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Wednesday, December 25, 2013

The 2013 HOF Ballot Collecting Gizmo!

The 2014 HOF Ballot Collecting Gizmo!

Final: Jan.9 - 11:30 ~ 209* Full Ballots ~ (36.7%* of vote ~ based on last year) (*new ballot/pct. record!)

99.5 - Maddux
95.7 - Glavine
89.0 - F. Thomas
79.4 - Biggio
———————————
67.9 - Piazza
61.7 - Jack (The Jack) Morris
56.5 - Bagwell
54.5 - Raines
42.1 - Bonds
40.7 - Clemens
36.8 - Schilling
26.8 - Mussina
25.4 - E. Martinez
24.4 - L. Smith
22.0 - Trammell
15.8 - Kent
12.0 - McGriff
10.5 - McGwire
  8.1 - L. Walker
  7.2 - S. Sosa
  5.7 - R. Palmeiro
———————————
4.8 - Mattingly
0.5 - P. Rose (Write-In)

Thanks to Butch, Ilychs Morales, leokitty & Barnald for their help.

As usual…send them in if you come across any ballots!

Repoz Posted: December 25, 2013 at 03:56 PM | 2002 comment(s) Login to Bookmark
  Tags: history, hof

Reader Comments and Retorts

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   1301. arrabin56 Posted: January 07, 2014 at 02:17 PM (#4632348)
MLB.com seems to be the retirement home for writers who cannot get jobs elsewhere. I mean, sheesh.


Correct me if I'm wrong (and I may be confusing and mixing up their policy in regards to award voting) but I believe MLB.com only permits writers who had a Hall of Fame vote prior to joining MLB.com to vote. That would make it, almost by definition, a retirement home for writers, and their votes are not necessarily reflective of all MLB.com writers.
   1302. Kiko Sakata Posted: January 07, 2014 at 02:19 PM (#4632351)
Jin Heyman's ballot is up, and it is just as you would expect:

http://www.cbssports.com/mlb/writer/jon-heyman/24401353/steroid-users-shouldnt-make-10player-hof-ballot-at-least-not-yet

In the order he listed them: Maddux, Thomas, Glavine, Morris, Raines, Schilling, Mattingly, McGriff, Trammel, Biggio.

"Near misses:" Mussina, Martinez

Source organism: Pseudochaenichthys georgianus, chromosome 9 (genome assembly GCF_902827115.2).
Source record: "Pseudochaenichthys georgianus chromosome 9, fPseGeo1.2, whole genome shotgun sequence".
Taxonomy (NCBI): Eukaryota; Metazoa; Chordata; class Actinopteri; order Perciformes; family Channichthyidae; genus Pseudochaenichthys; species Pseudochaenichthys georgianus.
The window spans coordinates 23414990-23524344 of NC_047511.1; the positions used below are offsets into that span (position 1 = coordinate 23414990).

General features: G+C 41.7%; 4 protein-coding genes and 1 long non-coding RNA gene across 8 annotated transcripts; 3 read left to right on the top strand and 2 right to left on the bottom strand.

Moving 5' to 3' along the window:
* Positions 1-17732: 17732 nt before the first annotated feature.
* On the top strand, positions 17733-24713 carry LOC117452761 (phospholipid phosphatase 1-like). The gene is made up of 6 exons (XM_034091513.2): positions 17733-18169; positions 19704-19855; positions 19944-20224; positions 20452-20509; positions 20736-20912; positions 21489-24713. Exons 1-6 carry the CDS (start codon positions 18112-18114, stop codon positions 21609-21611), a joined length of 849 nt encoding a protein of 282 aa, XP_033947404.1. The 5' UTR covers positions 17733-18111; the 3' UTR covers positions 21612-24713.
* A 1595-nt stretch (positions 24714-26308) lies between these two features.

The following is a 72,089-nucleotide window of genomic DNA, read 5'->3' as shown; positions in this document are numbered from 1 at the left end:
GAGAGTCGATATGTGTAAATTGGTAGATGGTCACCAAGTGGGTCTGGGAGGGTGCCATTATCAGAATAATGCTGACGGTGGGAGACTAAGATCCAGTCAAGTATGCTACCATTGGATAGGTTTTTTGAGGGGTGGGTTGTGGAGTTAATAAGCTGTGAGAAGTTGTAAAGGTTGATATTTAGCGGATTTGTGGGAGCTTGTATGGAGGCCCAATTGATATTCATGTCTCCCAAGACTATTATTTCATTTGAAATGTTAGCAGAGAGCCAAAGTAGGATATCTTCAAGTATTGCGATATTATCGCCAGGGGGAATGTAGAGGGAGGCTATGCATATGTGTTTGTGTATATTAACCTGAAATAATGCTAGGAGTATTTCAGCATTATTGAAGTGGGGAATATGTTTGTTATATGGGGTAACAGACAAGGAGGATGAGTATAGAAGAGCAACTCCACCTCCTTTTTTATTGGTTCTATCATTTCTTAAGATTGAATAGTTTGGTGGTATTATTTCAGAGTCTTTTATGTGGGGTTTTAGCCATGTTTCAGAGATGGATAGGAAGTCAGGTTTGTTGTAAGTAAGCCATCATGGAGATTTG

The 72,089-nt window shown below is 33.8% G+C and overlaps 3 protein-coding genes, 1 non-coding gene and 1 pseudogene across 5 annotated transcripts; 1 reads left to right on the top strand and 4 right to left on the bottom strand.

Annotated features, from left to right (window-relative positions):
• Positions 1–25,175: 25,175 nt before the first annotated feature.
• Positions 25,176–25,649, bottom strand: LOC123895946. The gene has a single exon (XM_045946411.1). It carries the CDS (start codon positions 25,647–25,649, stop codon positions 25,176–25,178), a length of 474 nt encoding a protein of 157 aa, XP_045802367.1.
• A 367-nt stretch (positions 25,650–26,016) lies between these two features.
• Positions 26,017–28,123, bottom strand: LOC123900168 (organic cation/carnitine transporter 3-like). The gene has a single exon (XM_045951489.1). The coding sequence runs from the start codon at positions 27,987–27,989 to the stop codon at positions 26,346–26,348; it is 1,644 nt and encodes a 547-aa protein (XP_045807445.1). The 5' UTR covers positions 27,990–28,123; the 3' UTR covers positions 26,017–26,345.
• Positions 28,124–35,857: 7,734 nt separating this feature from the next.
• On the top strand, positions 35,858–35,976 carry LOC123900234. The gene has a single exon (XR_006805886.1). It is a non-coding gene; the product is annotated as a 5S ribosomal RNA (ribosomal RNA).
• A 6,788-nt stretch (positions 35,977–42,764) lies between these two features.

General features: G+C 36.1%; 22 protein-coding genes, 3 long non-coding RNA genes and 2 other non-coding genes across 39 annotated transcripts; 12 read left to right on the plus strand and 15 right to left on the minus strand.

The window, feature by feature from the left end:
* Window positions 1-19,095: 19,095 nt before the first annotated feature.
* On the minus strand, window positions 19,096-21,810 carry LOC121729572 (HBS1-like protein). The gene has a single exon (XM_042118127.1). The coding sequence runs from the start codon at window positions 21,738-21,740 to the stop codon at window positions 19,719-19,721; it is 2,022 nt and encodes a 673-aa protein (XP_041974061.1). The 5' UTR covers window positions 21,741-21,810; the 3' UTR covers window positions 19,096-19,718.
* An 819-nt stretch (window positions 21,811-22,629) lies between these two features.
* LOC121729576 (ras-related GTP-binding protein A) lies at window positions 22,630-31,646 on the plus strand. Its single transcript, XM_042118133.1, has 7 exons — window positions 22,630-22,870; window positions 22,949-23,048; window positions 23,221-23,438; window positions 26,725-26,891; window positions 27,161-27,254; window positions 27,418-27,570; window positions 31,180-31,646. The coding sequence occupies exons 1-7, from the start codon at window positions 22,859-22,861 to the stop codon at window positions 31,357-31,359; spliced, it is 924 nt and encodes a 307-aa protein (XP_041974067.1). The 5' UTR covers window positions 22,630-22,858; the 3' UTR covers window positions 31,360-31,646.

Unfortunately, he seems to be lumping both Piazza and Bagwell into the "steroid users" bucket. I still expect both of them to be elected to the Hall of Fame eventually within the next two to three years. But I do think that steroid rumors may well be what keeps both of them from being elected this year. Which is a damn shame.

EDIT: Although the edit that calls them "near-misses" makes me wonder. But how else do they end up below Mattingly and McGriff? Anyway, it's a damn shame that Piazza and Bagwell won't be elected this year.
   1303. The District Attorney Posted: January 07, 2014 at 02:23 PM (#4632358)
If HOF balloting had been one-and-done all along, of course, Palmeiro and a bunch of other guys would have dropped off the ballot years ago and the 10-man ballot limit wouldn't be an issue: who's the 10th-best 1st-year candidate on the ballot - somebody like Moises Alou?
JAWS has them: 1. Maddux, 2. Mussina, 3. Glavine, 4. Thomas, 5. Kent, 6. K. Rogers, 7. L. Gonzalez, 8. M. Alou, 9. Durham, 10. Nomo, 11. Sexson, 12. Lo Duca, 13. A. Benitez, 14. Timlin, 15. Casey, 16. J. Jones, 17. E. Gagne, 18. Snow, 19. T. Jones

I'd rather vote for Nomo based on intangibles than vote for a guy based on tangibles when he clearly doesn't have the requisite tangibles. So, yeah, it'd be Alou or Durham. I think I'd put Durham 9th and Alou 10th, myself.

I guess at least Heyman is acknowledging there isn't much concrete evidence "tainting" Sosa. So that's something...
   1304. Pete L. Posted: January 07, 2014 at 02:28 PM (#4632366)
Madduxboy, that Morrisey ballot may or may not be his complete ballot... It looks incomplete to me. (Thomas, Maddux, Glavine; he talks about the ballot being "riddled" with guys tied to PEDs, and a slew of others who "raise eyebrows" when the subject comes up, but he doesn't really outline an anti-PED stance). This is more a pro-Thomas puff piece than a complete ballot. Not sure if Repoz counts what may be incomplete ballots or not...he certainly indicates support for the three he mentions, though.
   1305. Rafael Bellylard: Built like a Panda. Posted: January 07, 2014 at 02:43 PM (#4632390)
The most shocking thing about the MLB.com ballots is they make the ESPN ballots look intelligent and insightful by comparison.
   1306. Pete L. Posted: January 07, 2014 at 02:43 PM (#4632392)
@1301, arrabin56: That is my understanding, though it isn't because MLB.com won't allow them to vote. It is because the BBWAA, when they considered the inclusion of Internet-based writers / sites, specifically voted down MLB.com because its writers work for the teams they are covering. So, any MLB.com writer who votes is by definition an honorary (10+ year) member, as those who moved to MLB.com before they got 10 years would no longer be recognized as active members. So, yeah, it is by definition the Home for Retired Writers.

@1302, Kiko: Sorry for the late edit...I inadvertently hit "submit" before I completed writing where and how he categorized everybody. The link is there to see his reasoning. But this, from what he said about Piazza, may address your questions/concerns: